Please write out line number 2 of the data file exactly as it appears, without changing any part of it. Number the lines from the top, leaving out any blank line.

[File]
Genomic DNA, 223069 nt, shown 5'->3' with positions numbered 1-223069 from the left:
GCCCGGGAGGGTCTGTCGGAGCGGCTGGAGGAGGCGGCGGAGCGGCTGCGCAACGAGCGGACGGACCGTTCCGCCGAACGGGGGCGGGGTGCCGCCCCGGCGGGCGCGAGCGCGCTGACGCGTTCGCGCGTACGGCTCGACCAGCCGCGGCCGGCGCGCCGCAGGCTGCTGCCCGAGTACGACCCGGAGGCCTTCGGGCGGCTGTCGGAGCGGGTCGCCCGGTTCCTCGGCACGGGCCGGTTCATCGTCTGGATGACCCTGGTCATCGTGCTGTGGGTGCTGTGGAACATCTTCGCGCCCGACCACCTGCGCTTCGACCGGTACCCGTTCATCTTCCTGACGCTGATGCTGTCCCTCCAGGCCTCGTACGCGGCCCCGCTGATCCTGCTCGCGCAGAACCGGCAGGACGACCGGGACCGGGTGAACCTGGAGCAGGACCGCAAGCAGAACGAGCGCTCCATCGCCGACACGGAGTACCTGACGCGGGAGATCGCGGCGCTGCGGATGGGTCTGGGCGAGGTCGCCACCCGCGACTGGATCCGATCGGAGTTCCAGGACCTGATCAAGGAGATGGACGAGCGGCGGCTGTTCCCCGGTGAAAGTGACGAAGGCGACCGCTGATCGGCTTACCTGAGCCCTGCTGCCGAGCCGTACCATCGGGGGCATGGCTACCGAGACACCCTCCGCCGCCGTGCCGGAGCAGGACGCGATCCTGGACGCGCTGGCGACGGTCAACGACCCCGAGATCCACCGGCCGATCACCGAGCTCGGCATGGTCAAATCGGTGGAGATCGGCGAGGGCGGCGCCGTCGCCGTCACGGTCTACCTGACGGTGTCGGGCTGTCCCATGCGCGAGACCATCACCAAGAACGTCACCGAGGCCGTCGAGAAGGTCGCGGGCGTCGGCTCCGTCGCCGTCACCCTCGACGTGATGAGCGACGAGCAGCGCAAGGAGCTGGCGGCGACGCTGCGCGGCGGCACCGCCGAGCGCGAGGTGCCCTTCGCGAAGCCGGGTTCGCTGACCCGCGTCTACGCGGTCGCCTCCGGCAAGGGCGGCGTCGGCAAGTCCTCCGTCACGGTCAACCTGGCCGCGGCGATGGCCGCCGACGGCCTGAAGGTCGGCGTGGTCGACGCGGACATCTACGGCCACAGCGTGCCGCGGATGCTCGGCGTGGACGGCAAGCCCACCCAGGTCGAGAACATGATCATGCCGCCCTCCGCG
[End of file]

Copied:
GCCCGGGAGGGTCTGTCGGAGCGGCTGGAGGAGGCGGCGGAGCGGCTGCGCAACGAGCGGACGGACCGTTCCGCCGAACGGGGGCGGGGTGCCGCCCCGGCGGGCGCGAGCGCGCTGACGCGTTCGCGCGTACGGCTCGACCAGCCGCGGCCGGCGCGCCGCAGGCTGCTGCCCGAGTACGACCCGGAGGCCTTCGGGCGGCTGTCGGAGCGGGTCGCCCGGTTCCTCGGCACGGGCCGGTTCATCGTCTGGATGACCCTGGTCATCGTGCTGTGGGTGCTGTGGAACATCTTCGCGCCCGACCACCTGCGCTTCGACCGGTACCCGTTCATCTTCCTGACGCTGATGCTGTCCCTCCAGGCCTCGTACGCGGCCCCGCTGATCCTGCTCGCGCAGAACCGGCAGGACGACCGGGACCGGGTGAACCTGGAGCAGGACCGCAAGCAGAACGAGCGCTCCATCGCCGACACGGAGTACCTGACGCGGGAGATCGCGGCGCTGCGGATGGGTCTGGGCGAGGTCGCCACCCGCGACTGGATCCGATCGGAGTTCCAGGACCTGATCAAGGAGATGGACGAGCGGCGGCTGTTCCCCGGTGAAAGTGACGAAGGCGACCGCTGATCGGCTTACCTGAGCCCTGCTGCCGAGCCGTACCATCGGGGGCATGGCTACCGAGACACCCTCCGCCGCCGTGCCGGAGCAGGACGCGATCCTGGACGCGCTGGCGACGGTCAACGACCCCGAGATCCACCGGCCGATCACCGAGCTCGGCATGGTCAAATCGGTGGAGATCGGCGAGGGCGGCGCCGTCGCCGTCACGGTCTACCTGACGGTGTCGGGCTGTCCCATGCGCGAGACCATCACCAAGAACGTCACCGAGGCCGTCGAGAAGGTCGCGGGCGTCGGCTCCGTCGCCGTCACCCTCGACGTGATGAGCGACGAGCAGCGCAAGGAGCTGGCGGCGACGCTGCGCGGCGGCACCGCCGAGCGCGAGGTGCCCTTCGCGAAGCCGGGTTCGCTGACCCGCGTCTACGCGGTCGCCTCCGGCAAGGGCGGCGTCGGCAAGTCCTCCGTCACGGTCAACCTGGCCGCGGCGATGGCCGCCGACGGCCTGAAGGTCGGCGTGGTCGACGCGGACATCTACGGCCACAGCGTGCCGCGGATGCTCGGCGTGGACGGCAAGCCCACCCAGGTCGAGAACATGATCATGCCGCCCTCCGCG